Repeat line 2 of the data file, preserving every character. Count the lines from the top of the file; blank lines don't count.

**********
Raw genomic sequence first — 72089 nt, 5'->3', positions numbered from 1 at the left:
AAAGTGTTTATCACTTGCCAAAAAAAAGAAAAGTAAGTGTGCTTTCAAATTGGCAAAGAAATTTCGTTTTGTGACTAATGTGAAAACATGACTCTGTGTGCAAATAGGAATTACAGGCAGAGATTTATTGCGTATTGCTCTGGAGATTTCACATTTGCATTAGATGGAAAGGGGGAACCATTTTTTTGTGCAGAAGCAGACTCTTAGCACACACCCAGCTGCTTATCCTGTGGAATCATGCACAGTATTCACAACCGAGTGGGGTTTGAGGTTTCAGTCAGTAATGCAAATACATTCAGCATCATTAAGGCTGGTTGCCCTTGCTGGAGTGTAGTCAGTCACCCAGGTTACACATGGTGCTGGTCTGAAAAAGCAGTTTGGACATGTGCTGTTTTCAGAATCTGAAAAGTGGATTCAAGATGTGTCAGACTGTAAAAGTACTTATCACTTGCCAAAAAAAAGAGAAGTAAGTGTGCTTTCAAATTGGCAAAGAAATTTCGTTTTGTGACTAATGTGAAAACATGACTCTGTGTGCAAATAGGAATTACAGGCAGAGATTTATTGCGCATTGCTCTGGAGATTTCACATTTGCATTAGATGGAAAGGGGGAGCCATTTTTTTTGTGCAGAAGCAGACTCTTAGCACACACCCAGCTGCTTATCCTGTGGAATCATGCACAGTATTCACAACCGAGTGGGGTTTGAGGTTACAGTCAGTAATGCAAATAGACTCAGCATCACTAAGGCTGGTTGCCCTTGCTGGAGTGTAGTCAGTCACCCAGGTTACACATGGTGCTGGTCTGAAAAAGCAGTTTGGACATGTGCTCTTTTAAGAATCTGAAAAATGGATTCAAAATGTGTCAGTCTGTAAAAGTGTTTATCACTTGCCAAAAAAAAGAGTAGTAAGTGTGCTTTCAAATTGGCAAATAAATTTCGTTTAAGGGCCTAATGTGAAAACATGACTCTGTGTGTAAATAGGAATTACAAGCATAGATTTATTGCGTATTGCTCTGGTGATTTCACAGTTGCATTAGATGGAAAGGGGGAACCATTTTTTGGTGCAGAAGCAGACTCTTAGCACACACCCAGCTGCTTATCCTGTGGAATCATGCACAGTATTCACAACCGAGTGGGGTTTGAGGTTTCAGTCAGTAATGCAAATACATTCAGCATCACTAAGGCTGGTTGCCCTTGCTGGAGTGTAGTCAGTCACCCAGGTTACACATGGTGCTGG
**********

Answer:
AAAGTGTTTATCACTTGCCAAAAAAAAGAAAAGTAAGTGTGCTTTCAAATTGGCAAAGAAATTTCGTTTTGTGACTAATGTGAAAACATGACTCTGTGTGCAAATAGGAATTACAGGCAGAGATTTATTGCGTATTGCTCTGGAGATTTCACATTTGCATTAGATGGAAAGGGGGAACCATTTTTTTGTGCAGAAGCAGACTCTTAGCACACACCCAGCTGCTTATCCTGTGGAATCATGCACAGTATTCACAACCGAGTGGGGTTTGAGGTTTCAGTCAGTAATGCAAATACATTCAGCATCATTAAGGCTGGTTGCCCTTGCTGGAGTGTAGTCAGTCACCCAGGTTACACATGGTGCTGGTCTGAAAAAGCAGTTTGGACATGTGCTGTTTTCAGAATCTGAAAAGTGGATTCAAGATGTGTCAGACTGTAAAAGTACTTATCACTTGCCAAAAAAAAGAGAAGTAAGTGTGCTTTCAAATTGGCAAAGAAATTTCGTTTTGTGACTAATGTGAAAACATGACTCTGTGTGCAAATAGGAATTACAGGCAGAGATTTATTGCGCATTGCTCTGGAGATTTCACATTTGCATTAGATGGAAAGGGGGAGCCATTTTTTTTGTGCAGAAGCAGACTCTTAGCACACACCCAGCTGCTTATCCTGTGGAATCATGCACAGTATTCACAACCGAGTGGGGTTTGAGGTTACAGTCAGTAATGCAAATAGACTCAGCATCACTAAGGCTGGTTGCCCTTGCTGGAGTGTAGTCAGTCACCCAGGTTACACATGGTGCTGGTCTGAAAAAGCAGTTTGGACATGTGCTCTTTTAAGAATCTGAAAAATGGATTCAAAATGTGTCAGTCTGTAAAAGTGTTTATCACTTGCCAAAAAAAAGAGTAGTAAGTGTGCTTTCAAATTGGCAAATAAATTTCGTTTAAGGGCCTAATGTGAAAACATGACTCTGTGTGTAAATAGGAATTACAAGCATAGATTTATTGCGTATTGCTCTGGTGATTTCACAGTTGCATTAGATGGAAAGGGGGAACCATTTTTTGGTGCAGAAGCAGACTCTTAGCACACACCCAGCTGCTTATCCTGTGGAATCATGCACAGTATTCACAACCGAGTGGGGTTTGAGGTTTCAGTCAGTAATGCAAATACATTCAGCATCACTAAGGCTGGTTGCCCTTGCTGGAGTGTAGTCAGTCACCCAGGTTACACATGGTGCTGG